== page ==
also, the same university's head or dean of Exceptional Educational Studies <for their students- student teachers> may be able to offer something.

I thought about these as opposed to school-age testing services for young children since you wrote that she has the diagnosis and am not sure they will assist you further - BUT they might, doesn't hurt to try....
more ideas:

http://www.learni...es-tn.org/ <state LD org.>

http://disabiliti...rning.com/ <specific testing organization>

http://therapists...p;spec=184
<LD testing listing in Memphis area - first one- Hugh D. Moore PhD>

http://www.mcsk12...s_clue.asp
<gifted and talented students in Memphis city schools...link to that/staff contact ...maybe assist you>
 
livsmom
#3 Print Post
Posted on April 20 2011 01:36 PM
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thanks for the info. also has anyone heard of on cloud nine math as a viable intervention. it is done by the lindamood-bell centers.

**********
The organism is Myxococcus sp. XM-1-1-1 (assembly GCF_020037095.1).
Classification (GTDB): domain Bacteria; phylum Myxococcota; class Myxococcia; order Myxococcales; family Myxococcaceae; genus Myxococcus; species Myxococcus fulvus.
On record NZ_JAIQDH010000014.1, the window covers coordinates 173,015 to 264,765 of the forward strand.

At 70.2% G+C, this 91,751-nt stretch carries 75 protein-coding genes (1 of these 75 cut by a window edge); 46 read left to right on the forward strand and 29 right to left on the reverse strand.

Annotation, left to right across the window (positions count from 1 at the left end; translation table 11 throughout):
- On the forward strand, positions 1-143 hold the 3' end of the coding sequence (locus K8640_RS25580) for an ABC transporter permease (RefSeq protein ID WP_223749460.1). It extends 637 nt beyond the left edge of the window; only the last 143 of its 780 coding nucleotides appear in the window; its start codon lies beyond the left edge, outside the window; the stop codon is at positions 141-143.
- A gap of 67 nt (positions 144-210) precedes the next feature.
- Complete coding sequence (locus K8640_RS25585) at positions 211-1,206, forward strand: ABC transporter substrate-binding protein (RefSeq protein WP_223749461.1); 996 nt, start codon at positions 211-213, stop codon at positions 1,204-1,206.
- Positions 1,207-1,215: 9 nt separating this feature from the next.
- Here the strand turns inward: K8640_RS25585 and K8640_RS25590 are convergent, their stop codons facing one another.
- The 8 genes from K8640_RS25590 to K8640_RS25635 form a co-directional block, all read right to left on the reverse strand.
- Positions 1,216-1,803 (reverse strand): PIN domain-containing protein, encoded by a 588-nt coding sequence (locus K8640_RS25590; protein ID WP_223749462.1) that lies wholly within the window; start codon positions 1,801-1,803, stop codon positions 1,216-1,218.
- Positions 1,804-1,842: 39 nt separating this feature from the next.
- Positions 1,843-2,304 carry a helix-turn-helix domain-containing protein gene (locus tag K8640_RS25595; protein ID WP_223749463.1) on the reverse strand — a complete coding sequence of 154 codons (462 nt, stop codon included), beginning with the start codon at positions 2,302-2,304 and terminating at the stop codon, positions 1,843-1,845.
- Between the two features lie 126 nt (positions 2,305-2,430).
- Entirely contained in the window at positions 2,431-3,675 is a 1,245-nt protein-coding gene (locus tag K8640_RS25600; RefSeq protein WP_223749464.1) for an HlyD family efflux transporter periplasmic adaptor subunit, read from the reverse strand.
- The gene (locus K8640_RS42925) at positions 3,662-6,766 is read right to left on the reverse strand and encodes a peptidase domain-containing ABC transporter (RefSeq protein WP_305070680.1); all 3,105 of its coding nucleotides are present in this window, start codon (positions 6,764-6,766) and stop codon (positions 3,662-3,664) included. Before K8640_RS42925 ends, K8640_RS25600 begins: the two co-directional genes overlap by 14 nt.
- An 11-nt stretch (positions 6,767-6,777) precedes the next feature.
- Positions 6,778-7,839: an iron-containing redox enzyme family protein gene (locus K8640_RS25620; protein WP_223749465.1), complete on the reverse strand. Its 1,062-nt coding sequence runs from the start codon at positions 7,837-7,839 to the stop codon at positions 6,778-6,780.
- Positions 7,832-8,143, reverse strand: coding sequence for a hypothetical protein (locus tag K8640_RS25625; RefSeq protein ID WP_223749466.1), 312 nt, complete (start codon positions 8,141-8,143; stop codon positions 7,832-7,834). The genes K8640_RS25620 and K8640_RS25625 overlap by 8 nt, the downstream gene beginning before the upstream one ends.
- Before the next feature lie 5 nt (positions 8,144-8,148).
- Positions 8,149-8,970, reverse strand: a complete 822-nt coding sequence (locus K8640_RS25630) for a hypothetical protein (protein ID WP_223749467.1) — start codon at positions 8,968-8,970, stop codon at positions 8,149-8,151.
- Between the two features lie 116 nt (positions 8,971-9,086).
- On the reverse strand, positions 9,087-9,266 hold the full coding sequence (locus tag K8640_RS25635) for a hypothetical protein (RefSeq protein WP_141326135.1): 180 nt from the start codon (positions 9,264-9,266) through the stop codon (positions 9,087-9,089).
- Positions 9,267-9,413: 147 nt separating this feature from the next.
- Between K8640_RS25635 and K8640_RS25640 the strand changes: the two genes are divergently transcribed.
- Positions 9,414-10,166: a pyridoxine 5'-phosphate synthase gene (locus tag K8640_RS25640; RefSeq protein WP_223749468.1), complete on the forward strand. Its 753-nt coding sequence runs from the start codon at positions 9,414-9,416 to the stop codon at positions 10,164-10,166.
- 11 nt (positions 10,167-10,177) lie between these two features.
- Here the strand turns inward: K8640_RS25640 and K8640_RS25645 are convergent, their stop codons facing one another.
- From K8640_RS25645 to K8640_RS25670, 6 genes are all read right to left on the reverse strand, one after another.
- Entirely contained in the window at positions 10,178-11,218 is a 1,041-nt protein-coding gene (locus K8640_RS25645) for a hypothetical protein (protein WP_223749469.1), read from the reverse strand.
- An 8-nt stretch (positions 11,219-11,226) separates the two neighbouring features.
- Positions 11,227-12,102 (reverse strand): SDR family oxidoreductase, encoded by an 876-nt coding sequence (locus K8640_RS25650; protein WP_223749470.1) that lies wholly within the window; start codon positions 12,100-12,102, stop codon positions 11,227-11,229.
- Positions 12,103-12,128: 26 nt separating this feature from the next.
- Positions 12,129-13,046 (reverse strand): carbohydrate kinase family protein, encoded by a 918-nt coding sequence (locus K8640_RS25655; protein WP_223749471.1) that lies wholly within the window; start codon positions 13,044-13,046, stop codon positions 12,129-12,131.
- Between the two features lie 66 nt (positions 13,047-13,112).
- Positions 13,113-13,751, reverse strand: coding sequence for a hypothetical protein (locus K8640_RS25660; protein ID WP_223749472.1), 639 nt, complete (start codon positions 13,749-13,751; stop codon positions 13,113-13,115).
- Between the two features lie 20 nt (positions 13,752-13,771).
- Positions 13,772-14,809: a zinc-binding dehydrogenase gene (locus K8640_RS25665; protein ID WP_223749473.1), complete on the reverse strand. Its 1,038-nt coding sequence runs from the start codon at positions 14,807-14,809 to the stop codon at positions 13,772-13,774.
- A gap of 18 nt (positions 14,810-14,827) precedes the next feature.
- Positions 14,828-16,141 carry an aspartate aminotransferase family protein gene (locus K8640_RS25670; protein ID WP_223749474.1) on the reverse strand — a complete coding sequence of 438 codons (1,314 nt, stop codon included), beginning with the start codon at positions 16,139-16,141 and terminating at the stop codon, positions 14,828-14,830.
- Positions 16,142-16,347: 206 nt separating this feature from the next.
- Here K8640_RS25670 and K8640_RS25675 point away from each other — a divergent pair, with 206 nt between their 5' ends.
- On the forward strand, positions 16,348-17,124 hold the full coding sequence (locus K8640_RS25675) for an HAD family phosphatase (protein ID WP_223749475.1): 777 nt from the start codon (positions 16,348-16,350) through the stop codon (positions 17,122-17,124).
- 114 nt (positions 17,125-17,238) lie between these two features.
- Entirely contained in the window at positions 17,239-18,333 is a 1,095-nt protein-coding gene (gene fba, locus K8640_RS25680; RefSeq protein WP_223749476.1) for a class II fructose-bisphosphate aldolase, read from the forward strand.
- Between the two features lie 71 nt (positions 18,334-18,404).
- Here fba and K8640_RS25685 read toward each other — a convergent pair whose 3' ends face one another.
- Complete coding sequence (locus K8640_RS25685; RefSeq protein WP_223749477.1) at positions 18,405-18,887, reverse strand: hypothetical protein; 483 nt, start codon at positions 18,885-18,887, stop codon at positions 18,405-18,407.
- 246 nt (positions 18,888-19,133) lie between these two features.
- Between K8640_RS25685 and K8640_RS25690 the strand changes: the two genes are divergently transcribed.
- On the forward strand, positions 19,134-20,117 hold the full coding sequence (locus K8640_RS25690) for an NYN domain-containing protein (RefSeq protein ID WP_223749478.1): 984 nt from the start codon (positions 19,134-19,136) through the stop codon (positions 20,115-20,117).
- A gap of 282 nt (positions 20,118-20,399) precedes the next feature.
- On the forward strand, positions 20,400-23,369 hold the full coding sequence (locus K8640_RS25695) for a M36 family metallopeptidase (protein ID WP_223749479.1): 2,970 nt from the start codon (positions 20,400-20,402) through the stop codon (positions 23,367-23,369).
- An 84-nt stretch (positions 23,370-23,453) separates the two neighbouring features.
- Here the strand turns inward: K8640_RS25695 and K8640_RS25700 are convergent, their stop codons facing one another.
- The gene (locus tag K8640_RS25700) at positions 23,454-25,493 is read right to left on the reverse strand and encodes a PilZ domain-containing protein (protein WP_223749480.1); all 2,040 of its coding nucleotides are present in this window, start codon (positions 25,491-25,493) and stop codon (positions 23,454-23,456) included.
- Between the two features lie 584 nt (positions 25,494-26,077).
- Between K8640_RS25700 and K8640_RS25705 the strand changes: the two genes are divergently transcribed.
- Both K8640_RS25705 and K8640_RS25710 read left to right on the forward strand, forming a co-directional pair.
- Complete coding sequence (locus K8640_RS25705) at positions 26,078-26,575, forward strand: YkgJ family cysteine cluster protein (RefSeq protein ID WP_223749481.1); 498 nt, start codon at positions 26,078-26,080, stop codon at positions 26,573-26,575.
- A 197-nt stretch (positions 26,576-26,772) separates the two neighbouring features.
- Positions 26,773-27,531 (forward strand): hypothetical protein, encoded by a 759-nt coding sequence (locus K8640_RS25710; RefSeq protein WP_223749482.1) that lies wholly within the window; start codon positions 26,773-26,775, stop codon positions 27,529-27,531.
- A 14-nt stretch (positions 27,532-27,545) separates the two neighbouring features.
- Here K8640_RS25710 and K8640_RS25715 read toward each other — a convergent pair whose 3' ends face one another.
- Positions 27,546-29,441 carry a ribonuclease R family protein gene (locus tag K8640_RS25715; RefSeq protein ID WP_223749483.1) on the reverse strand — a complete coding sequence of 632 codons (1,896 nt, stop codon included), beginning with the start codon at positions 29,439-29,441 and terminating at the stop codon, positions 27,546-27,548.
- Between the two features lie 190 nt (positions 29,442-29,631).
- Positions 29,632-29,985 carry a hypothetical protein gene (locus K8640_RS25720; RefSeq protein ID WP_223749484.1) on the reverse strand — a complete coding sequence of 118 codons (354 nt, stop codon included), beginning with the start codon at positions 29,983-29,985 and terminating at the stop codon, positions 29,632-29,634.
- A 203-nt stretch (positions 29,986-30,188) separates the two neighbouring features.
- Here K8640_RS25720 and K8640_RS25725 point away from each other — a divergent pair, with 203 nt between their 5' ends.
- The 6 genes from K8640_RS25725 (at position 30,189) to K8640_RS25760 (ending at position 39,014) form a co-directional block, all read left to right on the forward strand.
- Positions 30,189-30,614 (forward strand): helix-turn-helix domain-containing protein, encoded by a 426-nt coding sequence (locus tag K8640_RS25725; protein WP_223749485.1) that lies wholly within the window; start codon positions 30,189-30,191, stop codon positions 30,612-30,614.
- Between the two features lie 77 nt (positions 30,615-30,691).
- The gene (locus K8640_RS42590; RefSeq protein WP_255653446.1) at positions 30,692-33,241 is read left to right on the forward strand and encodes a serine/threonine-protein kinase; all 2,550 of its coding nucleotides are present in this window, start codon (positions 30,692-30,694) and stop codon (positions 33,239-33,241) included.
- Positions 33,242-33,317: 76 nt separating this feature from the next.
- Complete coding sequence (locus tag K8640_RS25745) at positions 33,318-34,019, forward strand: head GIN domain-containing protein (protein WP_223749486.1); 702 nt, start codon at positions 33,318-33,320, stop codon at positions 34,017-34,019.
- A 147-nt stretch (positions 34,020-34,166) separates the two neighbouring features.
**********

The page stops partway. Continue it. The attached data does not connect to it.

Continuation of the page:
RottieWoman
#4 Print Post
Posted on April 24 2011 01:06 PM
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no prob., livmom
nope haven't heard of it...

best wishes....
 
justfoundout
#5 Print Post
Posted on April 24 2011 10:20 PM
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4/24/11
Hi livsmom,
It's nice to have you here. On the 'cloud nine', likewise as RW, haven't heard of it. - jus'
 
heathermomster
#6 Print Post
Posted on May 24 2011 10:20 PM
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Hi there,

Our children are the same grade and age. DS attended private Christian school since pre-k. I pulled him out of school at the end of 1st semester 5th grade because the school had new teachers and principal with a new attitude ie...not wanting to help my son due to his dysgraphia.